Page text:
The Ontario election and the Ascension

I have just received a glossy brochure from Elections Ontario.   On the cover the word “VOTE” is enscribed in big, bold letters.  Along with the brochure came my voter registration card, entitling me to vote in the provincial election on June 12.  The same mail also contained a flyer urging me who not to vote for.  In our culture, an election is an important, often passionate, event.

On Sunday, June 1, we at The First Mennonite Church, along with the wider church, will celebrate the ascension of Jesus.  Jesus’s ascension to heaven, as reported in Acts 1:6-11, marks the end of his 40 days of appearances following his resurrection.  Though it comes as a bit of an afterthought in the fading glow of the Easter season, the ascension is also an important event.

What do the coming election and the ascension have in common?

Well, not much, if you think the ascension is only about physics.  Sometimes that is how it is portrayed–as a miracle of physics, in which Jesus contravenes the law of gravity and levitates upward into the sky.  (Once in a Vacation Bible School class I used helium balloons to illustrate the ascension.  They went, up, up, up, rising heavenward over the skies of Huron County, Ontario to land, who knows where, probably in the watery depths of Lake Huron 2 miles away.)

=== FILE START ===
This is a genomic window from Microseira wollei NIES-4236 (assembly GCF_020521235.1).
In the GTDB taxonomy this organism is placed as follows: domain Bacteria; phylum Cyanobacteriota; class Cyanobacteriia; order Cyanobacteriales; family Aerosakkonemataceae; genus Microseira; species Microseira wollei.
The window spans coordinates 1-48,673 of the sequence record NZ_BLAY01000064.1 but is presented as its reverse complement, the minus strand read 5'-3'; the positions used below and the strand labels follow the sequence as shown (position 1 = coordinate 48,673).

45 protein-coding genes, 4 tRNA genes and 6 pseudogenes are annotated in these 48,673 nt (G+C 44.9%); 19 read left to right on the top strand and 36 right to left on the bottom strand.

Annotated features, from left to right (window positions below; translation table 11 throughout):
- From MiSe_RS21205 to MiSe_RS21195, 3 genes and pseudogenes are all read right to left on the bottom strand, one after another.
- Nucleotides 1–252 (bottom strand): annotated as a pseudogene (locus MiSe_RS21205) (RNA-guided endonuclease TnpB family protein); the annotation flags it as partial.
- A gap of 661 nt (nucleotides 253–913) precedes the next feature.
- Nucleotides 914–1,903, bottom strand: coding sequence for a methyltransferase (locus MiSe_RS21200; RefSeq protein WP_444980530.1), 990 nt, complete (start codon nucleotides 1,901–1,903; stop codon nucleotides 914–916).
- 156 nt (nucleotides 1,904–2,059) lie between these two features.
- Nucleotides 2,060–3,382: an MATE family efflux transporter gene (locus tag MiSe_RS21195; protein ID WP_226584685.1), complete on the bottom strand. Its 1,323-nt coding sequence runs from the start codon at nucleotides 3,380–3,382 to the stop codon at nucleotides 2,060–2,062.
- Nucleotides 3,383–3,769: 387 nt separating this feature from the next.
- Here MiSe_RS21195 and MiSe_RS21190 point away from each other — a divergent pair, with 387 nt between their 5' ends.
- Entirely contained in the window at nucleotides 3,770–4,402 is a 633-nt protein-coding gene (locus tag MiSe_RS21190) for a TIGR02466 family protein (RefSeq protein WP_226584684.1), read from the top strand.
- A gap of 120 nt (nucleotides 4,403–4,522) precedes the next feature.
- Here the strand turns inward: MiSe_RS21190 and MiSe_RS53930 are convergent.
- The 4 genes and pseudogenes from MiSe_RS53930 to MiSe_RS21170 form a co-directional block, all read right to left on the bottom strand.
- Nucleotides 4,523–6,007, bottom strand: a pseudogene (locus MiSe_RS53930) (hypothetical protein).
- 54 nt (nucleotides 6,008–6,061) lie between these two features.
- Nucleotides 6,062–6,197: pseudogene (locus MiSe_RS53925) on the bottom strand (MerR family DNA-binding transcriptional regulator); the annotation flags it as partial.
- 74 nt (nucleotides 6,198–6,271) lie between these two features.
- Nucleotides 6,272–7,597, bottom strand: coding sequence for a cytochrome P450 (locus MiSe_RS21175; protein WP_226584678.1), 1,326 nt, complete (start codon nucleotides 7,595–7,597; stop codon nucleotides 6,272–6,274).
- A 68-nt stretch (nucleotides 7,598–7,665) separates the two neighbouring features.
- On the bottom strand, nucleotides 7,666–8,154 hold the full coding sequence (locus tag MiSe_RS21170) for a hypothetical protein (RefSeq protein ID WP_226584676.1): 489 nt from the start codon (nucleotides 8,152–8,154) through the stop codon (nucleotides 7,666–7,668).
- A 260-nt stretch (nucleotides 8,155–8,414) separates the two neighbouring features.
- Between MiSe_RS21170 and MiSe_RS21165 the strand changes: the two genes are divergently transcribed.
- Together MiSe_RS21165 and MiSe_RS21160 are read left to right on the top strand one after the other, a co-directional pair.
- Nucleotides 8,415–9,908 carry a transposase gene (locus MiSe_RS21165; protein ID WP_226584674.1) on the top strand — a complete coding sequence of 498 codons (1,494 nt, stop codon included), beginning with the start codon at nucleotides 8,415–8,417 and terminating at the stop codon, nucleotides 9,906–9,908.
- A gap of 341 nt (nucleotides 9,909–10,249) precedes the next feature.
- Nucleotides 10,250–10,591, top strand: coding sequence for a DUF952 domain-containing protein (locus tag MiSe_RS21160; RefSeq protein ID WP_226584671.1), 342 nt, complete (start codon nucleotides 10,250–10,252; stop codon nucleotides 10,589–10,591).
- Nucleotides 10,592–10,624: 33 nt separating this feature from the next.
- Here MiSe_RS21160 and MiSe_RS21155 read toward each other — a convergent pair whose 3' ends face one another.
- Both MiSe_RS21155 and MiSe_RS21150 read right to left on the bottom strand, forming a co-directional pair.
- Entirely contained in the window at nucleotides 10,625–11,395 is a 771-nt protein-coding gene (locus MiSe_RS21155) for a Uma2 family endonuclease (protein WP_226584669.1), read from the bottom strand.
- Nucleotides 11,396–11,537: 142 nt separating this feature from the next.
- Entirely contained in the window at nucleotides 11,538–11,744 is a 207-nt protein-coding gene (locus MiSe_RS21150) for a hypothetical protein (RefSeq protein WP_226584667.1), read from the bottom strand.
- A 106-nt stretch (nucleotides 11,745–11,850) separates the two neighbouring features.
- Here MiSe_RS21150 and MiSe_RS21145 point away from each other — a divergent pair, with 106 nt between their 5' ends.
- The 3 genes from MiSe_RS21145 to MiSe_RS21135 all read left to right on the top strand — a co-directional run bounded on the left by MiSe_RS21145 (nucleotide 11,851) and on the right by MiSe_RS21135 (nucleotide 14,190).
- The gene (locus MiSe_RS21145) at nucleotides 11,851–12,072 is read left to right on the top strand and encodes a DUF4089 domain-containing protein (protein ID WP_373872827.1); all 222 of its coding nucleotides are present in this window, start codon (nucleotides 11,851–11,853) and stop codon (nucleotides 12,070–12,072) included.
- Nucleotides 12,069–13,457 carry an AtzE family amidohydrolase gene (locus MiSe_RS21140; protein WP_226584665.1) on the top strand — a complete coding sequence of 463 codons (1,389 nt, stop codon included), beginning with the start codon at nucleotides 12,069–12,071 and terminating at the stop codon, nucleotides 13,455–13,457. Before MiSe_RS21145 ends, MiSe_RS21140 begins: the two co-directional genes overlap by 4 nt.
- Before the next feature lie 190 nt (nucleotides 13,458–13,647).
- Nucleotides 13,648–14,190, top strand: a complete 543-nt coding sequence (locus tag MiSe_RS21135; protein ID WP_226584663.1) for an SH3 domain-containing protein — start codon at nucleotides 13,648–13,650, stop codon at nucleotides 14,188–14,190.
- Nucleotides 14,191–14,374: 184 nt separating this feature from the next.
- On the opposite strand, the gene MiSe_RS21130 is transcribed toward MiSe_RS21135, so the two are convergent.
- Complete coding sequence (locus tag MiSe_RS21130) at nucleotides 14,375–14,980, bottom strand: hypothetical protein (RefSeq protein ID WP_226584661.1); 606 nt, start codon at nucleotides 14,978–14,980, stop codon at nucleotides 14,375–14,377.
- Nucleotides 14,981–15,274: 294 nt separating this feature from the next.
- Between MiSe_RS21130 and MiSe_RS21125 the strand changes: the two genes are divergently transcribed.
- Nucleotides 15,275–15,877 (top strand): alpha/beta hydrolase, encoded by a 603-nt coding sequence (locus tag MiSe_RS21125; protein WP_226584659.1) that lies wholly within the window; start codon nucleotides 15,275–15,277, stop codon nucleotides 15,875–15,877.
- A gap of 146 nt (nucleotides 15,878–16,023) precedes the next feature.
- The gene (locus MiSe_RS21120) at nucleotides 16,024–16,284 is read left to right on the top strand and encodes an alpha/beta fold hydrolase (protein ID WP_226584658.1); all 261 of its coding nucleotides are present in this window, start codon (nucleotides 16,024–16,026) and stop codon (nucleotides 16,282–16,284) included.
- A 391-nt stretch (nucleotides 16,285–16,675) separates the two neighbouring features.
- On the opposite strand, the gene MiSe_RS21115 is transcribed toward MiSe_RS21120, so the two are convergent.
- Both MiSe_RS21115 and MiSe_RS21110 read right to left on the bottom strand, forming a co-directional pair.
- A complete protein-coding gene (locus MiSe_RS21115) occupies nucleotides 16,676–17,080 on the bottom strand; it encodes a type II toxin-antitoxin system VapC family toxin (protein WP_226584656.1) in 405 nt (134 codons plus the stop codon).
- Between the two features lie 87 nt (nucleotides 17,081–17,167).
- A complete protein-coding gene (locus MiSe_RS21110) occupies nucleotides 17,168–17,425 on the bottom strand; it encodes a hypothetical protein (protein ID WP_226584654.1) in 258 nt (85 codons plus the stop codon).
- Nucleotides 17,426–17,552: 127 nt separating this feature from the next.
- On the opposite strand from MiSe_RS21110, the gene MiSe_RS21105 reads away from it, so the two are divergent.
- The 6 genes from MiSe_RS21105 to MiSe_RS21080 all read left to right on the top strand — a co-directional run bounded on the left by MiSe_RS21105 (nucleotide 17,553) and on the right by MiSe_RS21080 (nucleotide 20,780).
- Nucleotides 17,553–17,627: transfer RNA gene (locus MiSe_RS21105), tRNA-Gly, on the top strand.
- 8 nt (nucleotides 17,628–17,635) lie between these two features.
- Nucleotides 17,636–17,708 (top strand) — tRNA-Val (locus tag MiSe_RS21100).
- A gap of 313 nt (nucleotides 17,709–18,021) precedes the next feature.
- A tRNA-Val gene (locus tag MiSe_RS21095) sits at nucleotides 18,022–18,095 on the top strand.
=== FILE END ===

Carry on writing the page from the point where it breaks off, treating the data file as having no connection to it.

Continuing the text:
But the ascension is not about physics.  It is about politics.  It is about what government is running the cosmos, and who is in charge of our world.

The ascension declares an important truth that is not self-evident—that Jesus has become Lord of the world.  Elsewhere the New Testament speaks of Jesus being seated at the right hand of God (e.g. Hebrews 12:2).  The right hand is the hand of power and authority.  Your “right-hand man” or woman is the one on whom you rely to get the job done, the one to whom you delegate authority and vital tasks.  Jesus “going up” to God’s right hand means that a new government has been formed, with him as its head.

And that is the gospel.  Jesus’s ascension confirms that his death and resurrection have defeated the powers of evil.  Even though those powers are still active, their reign is over, and one day they will disappear.  Because of Jesus’s ascension, and his lordship over all things, we have the sure hope that God’s work to establish a society where people from every nation, sex, race and social class can live harmoniously together will be accomplished.

I expect to vote on June 12.  But regardless of which party wins and forms Ontario’s next government, we know who is really in charge.  Thanks to his resurrection and ascension, our premier is Jesus, who rules in ways quite different from worldly governments.  Thanks to Jesus’s enthronement as Lord over all, we have confidence that God’s will one day will “be done on earth as it is in heaven.”   And that is really good news, much, much better than my favorite political party winning on June 12.

 

 

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